Copied with permission from the Preface to the book Running for Office, Getting yourself elected to the career you really want by Mary Anne Gale with Shelley Cowan
Continued from Making Tough Choices
Throughout my thirty-five years at P&G, I shared the insights and experiences I gathered as my career progressed. I mentored, advised, and befriended thousands of my P&G colleagues, helping them determine what roles to go after, how to go after them, and what to do when things weren't working. During my years in China, I began to share my views with people in global corporations, government agencies, and academic institutions throughout Asia.
In explaining how I managed to build the career I wanted for myself, I always stressed that career satisfaction and success were inseparable from the rest of my life. This was true from my earliest moves: from Washington back to Lansing, to northern Michigan, and then to a dual location marriage. IT was true throughout my career.
Even though I knew that I wanted a challenging career, I also knew that I wanted to build a life with my husband and a family that was as strong as the family that raised me.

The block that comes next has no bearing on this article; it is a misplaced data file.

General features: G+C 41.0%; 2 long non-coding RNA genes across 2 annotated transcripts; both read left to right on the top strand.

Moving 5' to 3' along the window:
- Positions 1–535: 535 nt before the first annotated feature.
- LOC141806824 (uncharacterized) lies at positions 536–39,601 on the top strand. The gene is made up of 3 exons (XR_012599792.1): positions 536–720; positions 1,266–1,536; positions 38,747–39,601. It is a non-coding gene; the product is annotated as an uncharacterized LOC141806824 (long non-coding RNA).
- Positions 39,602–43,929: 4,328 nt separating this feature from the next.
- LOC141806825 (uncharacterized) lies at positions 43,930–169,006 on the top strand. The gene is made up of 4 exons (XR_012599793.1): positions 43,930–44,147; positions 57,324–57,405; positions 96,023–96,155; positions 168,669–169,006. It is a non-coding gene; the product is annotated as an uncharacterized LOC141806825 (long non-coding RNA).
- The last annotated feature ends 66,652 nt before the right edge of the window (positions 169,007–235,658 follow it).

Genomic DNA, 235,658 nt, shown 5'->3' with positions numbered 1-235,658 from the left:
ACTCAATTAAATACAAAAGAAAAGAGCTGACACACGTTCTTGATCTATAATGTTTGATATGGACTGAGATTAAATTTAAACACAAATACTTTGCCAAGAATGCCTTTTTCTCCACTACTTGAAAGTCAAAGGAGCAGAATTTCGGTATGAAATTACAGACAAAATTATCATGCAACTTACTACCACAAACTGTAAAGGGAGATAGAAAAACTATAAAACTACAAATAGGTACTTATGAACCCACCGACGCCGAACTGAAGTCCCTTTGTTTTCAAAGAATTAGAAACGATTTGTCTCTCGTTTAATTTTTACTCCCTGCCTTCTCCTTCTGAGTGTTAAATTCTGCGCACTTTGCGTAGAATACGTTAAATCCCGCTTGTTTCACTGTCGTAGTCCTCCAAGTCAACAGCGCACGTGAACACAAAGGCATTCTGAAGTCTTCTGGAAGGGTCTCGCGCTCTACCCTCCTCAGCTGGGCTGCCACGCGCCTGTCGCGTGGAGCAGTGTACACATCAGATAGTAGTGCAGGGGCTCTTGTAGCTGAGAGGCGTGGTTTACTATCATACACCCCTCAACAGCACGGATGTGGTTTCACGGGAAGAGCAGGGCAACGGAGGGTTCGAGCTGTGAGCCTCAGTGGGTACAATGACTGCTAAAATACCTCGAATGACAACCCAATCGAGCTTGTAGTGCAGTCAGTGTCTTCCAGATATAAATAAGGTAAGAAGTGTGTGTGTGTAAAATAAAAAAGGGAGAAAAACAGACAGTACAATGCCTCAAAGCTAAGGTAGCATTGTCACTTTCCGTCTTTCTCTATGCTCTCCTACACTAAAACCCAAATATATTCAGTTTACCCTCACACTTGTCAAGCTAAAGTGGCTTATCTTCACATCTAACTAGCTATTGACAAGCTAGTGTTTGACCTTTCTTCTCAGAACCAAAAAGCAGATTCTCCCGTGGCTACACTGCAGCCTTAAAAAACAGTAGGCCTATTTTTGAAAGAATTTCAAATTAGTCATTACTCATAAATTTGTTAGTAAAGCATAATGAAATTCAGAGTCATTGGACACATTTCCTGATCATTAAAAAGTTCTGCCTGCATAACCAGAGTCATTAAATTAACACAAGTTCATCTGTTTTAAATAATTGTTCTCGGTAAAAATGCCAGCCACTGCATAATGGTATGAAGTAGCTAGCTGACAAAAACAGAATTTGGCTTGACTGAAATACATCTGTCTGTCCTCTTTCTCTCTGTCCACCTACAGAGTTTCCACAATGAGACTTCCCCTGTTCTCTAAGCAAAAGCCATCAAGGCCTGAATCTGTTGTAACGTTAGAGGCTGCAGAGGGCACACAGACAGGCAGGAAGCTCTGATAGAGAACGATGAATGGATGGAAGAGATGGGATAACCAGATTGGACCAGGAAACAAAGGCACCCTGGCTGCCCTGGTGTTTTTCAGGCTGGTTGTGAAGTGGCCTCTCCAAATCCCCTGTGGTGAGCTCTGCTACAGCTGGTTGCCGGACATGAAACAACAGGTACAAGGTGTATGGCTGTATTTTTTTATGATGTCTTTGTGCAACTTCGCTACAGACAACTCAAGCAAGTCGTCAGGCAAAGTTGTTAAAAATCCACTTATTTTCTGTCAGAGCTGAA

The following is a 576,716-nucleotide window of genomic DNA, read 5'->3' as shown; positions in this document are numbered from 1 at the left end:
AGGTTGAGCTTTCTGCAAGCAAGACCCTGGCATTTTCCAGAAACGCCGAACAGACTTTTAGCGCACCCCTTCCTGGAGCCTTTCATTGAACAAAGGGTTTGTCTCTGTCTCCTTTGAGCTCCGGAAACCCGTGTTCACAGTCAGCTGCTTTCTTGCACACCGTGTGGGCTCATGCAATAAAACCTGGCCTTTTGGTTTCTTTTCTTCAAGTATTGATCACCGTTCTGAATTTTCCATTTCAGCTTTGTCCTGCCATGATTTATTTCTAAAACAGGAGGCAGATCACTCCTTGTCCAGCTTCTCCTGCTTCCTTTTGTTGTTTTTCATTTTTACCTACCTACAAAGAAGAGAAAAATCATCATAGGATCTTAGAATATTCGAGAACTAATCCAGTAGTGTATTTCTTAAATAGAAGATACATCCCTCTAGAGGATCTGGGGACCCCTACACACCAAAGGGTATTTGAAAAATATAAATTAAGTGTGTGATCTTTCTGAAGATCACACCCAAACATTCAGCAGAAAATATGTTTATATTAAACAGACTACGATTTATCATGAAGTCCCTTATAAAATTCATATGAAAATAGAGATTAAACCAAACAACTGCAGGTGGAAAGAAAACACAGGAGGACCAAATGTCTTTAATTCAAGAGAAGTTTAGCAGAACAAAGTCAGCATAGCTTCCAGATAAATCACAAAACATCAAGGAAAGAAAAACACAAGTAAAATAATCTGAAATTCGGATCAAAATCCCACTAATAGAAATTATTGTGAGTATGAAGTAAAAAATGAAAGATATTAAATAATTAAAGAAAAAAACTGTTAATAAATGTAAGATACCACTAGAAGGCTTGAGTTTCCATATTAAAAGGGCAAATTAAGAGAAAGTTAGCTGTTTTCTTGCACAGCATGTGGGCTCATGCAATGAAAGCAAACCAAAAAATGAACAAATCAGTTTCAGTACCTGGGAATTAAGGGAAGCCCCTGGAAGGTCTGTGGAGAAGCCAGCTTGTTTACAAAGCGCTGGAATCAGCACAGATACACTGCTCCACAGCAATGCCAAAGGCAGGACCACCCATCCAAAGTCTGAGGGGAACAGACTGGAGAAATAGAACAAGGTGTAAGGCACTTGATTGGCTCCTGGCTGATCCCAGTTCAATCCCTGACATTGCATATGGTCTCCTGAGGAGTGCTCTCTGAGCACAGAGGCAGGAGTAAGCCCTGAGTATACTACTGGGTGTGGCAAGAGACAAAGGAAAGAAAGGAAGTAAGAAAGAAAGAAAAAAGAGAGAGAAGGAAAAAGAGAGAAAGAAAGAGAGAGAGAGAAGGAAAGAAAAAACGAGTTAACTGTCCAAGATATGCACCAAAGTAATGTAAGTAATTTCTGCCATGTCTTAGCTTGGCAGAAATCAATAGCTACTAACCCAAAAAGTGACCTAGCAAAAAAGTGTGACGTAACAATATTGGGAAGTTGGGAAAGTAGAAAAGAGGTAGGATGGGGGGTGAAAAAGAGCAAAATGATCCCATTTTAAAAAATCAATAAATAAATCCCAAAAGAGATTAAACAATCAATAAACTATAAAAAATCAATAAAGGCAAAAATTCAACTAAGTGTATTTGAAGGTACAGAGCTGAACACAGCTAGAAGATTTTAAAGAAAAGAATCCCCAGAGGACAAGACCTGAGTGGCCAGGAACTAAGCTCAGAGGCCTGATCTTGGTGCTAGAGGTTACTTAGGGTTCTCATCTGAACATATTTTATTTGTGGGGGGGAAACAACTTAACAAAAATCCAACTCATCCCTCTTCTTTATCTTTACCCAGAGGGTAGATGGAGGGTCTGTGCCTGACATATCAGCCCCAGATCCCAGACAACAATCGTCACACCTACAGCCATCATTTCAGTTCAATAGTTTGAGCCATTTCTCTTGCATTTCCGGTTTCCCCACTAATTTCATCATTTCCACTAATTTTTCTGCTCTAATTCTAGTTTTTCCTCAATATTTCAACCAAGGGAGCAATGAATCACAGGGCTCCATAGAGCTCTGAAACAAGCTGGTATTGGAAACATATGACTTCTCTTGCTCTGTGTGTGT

And there was something else that I always knew: that I was in charge of creating my success. I knew that no one would do it for me.
These two principles - that I was in charge of my career and that my career was inseparable from my life - became the foundation of the lessons I shared. It was only over time, as people asked me for precise instructions on how I got the promotions and assignments I wanted, that I realized that principles were not enough.
I began to look for a metaphor that worked: managing a successful career is like participating in a political campaign. You have to solicit the support and trust - the votes - of the people who make the decisions. And the only way to do this is to create honest and genuine relationships with the voters.
Learn how Mary Anne managed a very successful career while raising three children:
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